Prerequisites: Upper Division standing and either RTF 367K (Producing I), RTF 366D (Directing Workshop) or RTF 333 (Intro. to Screenwriting). Non-majors will not be allowed to add this course. If you do not meet the prerequisites you may seek admittance by contacting the instructor.

RTF 368D/388P          ADVANCED CINEMATOGRAPHY • PJ RAVAL

This course is designed for students to explore the art of cinematography beyond the basic principles of camera and lighting. Students will film several assignments designed to help one understand the cinematic tools used to create an overall visual approach to storytelling. A close study of film genre will also be emphasized as well as aesthetic and technical topics such as color, texture, lens continuity, and aspect ratio. We will also explore practical on set strategies and challenges. Undergraduate students are strongly encouraged to take 343 Advanced Narrative Production or equivalent as a prerequisite. Undergraduates who have not previously taken 366K Intro to Narrative Production will not be admitted.

RTF 368S         FILM PRODUCTION THESIS • RICHARD LEWIS

For filmmakers wishing to create a narrative or documentary film that demonstrates and showcases advanced filmmaking skills. 

The class is for DIRECTORS and PRODUCERS (exceptions to this rule noted below), and students should apply in two person directing/producing teams that will work together to shepherd the project from beginning to end.  From pre-production to sound mix, students will complete a short film or video project (under 12 minutes in length) with the most advanced equipment available to RTF undergraduates. Emphasis will be placed on storytelling, strong cinematic style, and production values.  Teams should plan to enter the class with detailed outlines or scripts, and the directing/producing teams are responsible for assembling their own crews.

Each two-person team must apply no later than 5 pm on Thurs, November 1. See details here: https://rtf.utexas.edu/undergraduate/courses/thesis#Production

RTF 368S         SCREENWRITING THESIS • STUART KELBAN

The class is run like a graduate screenwriting class where students will develop and write either a feature length screenplay or an original tv pilot and pilot bible. This course is an advanced class for undergraduates who have already taken a 369 Screenwriting class.   Applicants should submit a sample (a feature or pilot) and a one-page statement as to why they are interested in this class.  The instructor will also be reaching out to applicant’s former or current instructors to find out how they performed in their workshop.  

Deadline to apply: Friday, November 2nd at 5:00pm For more information and how to apply, see: https://rtf.utexas.edu/undergraduate/courses/thesis#Screenwriting

RTF 368S     MEDIA STUDIES THESIS

An independent research project based on primary data, resulting in a written summary of theoretical foundations, methodological approach, results, and a discussion.  All Media Studies thesis must have a faculty thesis supervisor in RTF. Exact hour(s) to be arranged with faculty thesis supervisor.

For more details, see: https://rtf.utexas.edu/undergraduate/courses/thesis#Studies

RTF 369           ADVANCED SCREENWRITING: TV PILOTS • STUART KELBAN; TAMAR LADDY

Each student will create a brand new television show (30 or 60 minute, network or cable) from the ground up: researching the setting and historical moment, inventing the characters and relationships, and ultimately designing the conflicts necessary to propel a show through multiple seasons. Students will then distill all of this work into a single showpiece episode - a pilot - that demonstrates the artistic and commercial potential of the new show. We’ll also be looking at a range of produced pilots (both aired and unaired) and discussing what makes the best of them work.

RTF 369           ADVANCED SCREENWRITING: TV SPECS • CINDY McCREERY

This course explores writing for series television. Over the course of the semester, students will write "spec" scripts of an existing half hour comedy and hour-long drama. The class will take an in-depth look at TV writing from the inside out, learning how to "break" an episode and how a TV writer's room works.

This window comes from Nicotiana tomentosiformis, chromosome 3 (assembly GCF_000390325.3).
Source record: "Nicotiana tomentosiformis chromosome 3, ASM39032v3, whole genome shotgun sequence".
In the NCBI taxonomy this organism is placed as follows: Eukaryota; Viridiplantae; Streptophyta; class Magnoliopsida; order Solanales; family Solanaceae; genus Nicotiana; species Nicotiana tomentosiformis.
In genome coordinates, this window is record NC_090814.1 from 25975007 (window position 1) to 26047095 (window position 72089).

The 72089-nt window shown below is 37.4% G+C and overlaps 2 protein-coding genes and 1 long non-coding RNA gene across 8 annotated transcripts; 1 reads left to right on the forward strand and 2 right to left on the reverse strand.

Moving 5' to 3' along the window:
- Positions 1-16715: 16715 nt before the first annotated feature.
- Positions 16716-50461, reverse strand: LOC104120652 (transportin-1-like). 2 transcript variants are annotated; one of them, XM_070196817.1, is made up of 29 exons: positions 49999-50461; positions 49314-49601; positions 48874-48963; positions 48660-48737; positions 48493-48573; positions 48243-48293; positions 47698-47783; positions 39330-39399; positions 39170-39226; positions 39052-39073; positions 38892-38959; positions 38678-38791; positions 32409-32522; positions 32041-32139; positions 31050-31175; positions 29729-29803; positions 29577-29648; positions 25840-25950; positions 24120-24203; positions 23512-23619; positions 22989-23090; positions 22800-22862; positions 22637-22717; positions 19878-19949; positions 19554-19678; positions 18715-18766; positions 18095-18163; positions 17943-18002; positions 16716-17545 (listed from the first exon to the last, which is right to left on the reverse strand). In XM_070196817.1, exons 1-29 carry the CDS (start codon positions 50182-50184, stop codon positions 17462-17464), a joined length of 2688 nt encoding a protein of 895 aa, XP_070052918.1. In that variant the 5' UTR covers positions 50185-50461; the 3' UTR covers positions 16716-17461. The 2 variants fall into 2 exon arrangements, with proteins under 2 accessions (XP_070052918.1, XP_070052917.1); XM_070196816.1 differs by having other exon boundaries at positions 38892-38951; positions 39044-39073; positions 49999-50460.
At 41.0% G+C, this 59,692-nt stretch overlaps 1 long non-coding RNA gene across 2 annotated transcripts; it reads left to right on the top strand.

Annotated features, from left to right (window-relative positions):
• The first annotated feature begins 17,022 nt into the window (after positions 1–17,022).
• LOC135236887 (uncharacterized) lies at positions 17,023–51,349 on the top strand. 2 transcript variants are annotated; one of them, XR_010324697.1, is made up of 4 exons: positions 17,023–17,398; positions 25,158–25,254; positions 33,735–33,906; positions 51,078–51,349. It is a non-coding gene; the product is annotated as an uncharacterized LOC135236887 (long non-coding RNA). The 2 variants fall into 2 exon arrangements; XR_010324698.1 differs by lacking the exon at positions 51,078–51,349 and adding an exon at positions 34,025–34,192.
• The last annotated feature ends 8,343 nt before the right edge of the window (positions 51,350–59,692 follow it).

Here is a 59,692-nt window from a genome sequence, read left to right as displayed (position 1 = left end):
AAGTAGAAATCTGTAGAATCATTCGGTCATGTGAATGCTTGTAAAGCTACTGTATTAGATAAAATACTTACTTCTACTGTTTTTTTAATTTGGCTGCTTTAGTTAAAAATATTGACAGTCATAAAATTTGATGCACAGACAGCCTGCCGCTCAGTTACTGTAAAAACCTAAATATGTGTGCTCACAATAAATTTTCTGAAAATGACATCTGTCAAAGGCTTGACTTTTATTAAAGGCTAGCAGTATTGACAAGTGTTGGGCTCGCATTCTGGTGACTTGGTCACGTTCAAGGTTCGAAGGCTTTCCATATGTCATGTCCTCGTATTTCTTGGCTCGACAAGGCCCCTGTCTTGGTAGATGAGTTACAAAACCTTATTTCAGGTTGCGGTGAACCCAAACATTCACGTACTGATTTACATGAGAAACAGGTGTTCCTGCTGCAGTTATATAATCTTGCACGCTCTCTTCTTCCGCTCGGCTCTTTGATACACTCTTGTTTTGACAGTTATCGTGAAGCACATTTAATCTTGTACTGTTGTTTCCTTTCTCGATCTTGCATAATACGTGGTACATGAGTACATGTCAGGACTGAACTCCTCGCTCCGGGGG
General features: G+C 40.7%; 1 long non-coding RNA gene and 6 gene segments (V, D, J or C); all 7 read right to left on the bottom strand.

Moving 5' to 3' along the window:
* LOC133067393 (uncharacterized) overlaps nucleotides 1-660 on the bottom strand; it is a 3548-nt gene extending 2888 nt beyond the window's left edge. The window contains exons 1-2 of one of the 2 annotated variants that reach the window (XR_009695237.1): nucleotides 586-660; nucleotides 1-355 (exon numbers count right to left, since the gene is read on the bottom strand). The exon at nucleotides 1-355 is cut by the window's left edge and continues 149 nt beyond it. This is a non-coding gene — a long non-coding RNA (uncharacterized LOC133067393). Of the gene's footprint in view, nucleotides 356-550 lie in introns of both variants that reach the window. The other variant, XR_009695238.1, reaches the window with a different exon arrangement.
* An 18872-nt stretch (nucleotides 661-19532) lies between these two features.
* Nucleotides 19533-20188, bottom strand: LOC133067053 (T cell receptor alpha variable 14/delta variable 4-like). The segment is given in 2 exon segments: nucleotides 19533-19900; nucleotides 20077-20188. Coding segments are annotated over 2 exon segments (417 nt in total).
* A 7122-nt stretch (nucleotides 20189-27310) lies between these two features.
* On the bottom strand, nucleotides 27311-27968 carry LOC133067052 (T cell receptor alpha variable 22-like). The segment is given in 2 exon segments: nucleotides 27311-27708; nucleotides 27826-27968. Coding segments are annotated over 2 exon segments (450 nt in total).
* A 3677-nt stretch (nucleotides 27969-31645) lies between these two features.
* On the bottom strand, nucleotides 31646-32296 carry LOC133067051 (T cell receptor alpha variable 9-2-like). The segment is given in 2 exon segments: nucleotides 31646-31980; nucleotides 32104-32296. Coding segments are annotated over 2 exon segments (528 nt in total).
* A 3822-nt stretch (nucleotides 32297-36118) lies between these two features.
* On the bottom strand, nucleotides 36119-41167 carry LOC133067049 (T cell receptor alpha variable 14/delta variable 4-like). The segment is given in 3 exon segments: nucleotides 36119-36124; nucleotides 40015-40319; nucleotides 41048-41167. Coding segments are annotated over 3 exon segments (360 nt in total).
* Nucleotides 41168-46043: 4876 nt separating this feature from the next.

RTF 369           ADVANCED SCREENWRITING FOR FEATURE FILM • MAYA PEREZ

In this class, students will complete a feature-length screenplay (90-120 pages) by the end of the semester. In addition, they will read and comment on their classmates' work on a weekly basis. Incompletes will not be given in this class.

RTF 369           ADVANCED SCREENWRITING FOR FILM: INDIES • MAYA PEREZ

This workshop class is focused on writing screenplays designed for micro-budget, independent production. As students write their own feature-length scripts (90-120 pages) throughout the semester, they will study and analyze completed micro-budget films and their production methods. In addition, they will read and comment on their classmates' work on a weekly basis. Incompletes will not be given in this class.


INTERNSHIPS

RTF 330L INTERNSHIP IN FILM & ELECTRONIC MEDIA
The purpose of this course is to provide professional internship experiences with television and radio stations, film, video, and new media production companies, governmental agencies and production units, audio recording studios, and new media industries. Students are responsible for securing their own internship position. Resources and position listings are available in the College of Communication Career Services (CCS) office, CMA 3.104 / (512) 471-9421.

At the end of the semester, you will be required to submit an Internship Report consisting of:
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  • A weekly journal

  • Work samples or a portfolio
  • Your evaluation of the internship

  • Your supervisor's confidential evaluation of your performance

Register Now

RTF 178 RADIO-TV-FILM INTERNSHIP
RTF 178 is a one-hour internship course intended for students doing a second internship, i.e., those who have already taken RTF 330L. The purpose of this course is to provide professional internship experiences with television and radio stations, film, video, and new media production companies, governmental agencies and production units, audio recording studios, and new media industries. Students are responsible for securing their owfn internship position. Resources and position listings are available in the College of Communication Career Services (CCS) office, CMA 3.104 / (512) 471-9421.

At the end of the semester, you will be required to submit an Internship Report consisting of:

  • A weekly journal
  • Work samples or a portfolio
  • Your evaluation of the internship
  • Your supervisor's confidential evaluation of your performance

Register Now